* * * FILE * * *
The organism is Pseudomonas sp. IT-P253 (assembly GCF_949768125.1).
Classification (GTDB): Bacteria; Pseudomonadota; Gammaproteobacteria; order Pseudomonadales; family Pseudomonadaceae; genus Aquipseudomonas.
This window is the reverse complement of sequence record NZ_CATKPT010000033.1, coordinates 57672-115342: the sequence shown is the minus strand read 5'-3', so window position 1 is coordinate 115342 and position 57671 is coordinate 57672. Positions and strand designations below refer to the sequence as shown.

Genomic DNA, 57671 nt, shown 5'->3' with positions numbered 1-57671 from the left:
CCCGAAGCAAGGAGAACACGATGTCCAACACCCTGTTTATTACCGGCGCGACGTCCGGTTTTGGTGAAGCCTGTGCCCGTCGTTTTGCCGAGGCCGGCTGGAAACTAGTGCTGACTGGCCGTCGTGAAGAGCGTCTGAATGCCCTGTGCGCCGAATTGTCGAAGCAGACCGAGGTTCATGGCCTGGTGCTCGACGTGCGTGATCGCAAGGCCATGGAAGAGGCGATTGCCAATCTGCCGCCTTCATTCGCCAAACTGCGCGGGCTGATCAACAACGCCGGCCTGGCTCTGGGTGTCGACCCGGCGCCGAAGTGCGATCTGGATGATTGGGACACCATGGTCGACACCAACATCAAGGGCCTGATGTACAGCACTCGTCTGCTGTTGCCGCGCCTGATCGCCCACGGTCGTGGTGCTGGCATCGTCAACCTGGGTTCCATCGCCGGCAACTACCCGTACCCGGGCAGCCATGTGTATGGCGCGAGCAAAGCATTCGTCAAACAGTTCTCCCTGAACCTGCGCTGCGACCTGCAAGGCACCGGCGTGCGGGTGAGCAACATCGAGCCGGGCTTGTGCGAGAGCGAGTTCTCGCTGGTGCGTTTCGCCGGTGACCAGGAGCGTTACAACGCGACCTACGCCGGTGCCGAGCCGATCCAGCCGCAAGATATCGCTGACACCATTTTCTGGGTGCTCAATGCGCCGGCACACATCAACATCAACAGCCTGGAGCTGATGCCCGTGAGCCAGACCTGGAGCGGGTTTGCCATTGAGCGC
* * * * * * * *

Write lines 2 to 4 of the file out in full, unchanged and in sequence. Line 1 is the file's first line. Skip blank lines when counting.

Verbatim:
Classification (GTDB): Bacteria; Pseudomonadota; Gammaproteobacteria; order Pseudomonadales; family Pseudomonadaceae; genus Aquipseudomonas.
This window is the reverse complement of sequence record NZ_CATKPT010000033.1, coordinates 57672-115342: the sequence shown is the minus strand read 5'-3', so window position 1 is coordinate 115342 and position 57671 is coordinate 57672. Positions and strand designations below refer to the sequence as shown.

Genomic DNA, 57671 nt, shown 5'->3' with positions numbered 1-57671 from the left: